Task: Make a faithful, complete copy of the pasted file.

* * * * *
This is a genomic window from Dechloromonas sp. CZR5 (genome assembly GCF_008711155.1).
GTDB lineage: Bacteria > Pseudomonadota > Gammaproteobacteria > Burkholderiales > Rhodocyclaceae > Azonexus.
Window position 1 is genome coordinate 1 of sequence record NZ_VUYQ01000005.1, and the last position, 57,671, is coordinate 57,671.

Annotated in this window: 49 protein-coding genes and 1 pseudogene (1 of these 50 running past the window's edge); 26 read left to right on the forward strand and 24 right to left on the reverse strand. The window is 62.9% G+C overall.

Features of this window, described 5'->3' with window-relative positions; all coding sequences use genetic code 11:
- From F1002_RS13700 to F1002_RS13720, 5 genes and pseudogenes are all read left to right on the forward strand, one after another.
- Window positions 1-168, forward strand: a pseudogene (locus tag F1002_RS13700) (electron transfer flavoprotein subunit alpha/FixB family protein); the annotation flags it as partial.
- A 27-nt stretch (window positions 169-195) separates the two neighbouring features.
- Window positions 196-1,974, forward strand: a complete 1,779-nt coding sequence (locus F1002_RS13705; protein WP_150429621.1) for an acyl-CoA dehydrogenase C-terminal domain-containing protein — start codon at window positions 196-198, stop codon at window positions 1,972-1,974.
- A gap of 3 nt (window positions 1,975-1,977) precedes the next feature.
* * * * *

This is a genomic window from Dechloromonas sp. CZR5 (genome assembly GCF_008711155.1).
GTDB lineage: Bacteria > Pseudomonadota > Gammaproteobacteria > Burkholderiales > Rhodocyclaceae > Azonexus.
Window position 1 is genome coordinate 1 of sequence record NZ_VUYQ01000005.1, and the last position, 57,671, is coordinate 57,671.

Annotated in this window: 49 protein-coding genes and 1 pseudogene (1 of these 50 running past the window's edge); 26 read left to right on the forward strand and 24 right to left on the reverse strand. The window is 62.9% G+C overall.

Features of this window, described 5'->3' with window-relative positions; all coding sequences use genetic code 11:
- From F1002_RS13700 to F1002_RS13720, 5 genes and pseudogenes are all read left to right on the forward strand, one after another.
- Window positions 1-168, forward strand: a pseudogene (locus tag F1002_RS13700) (electron transfer flavoprotein subunit alpha/FixB family protein); the annotation flags it as partial.
- A 27-nt stretch (window positions 169-195) separates the two neighbouring features.
- Window positions 196-1,974, forward strand: a complete 1,779-nt coding sequence (locus F1002_RS13705; protein WP_150429621.1) for an acyl-CoA dehydrogenase C-terminal domain-containing protein — start codon at window positions 196-198, stop codon at window positions 1,972-1,974.
- A gap of 3 nt (window positions 1,975-1,977) precedes the next feature.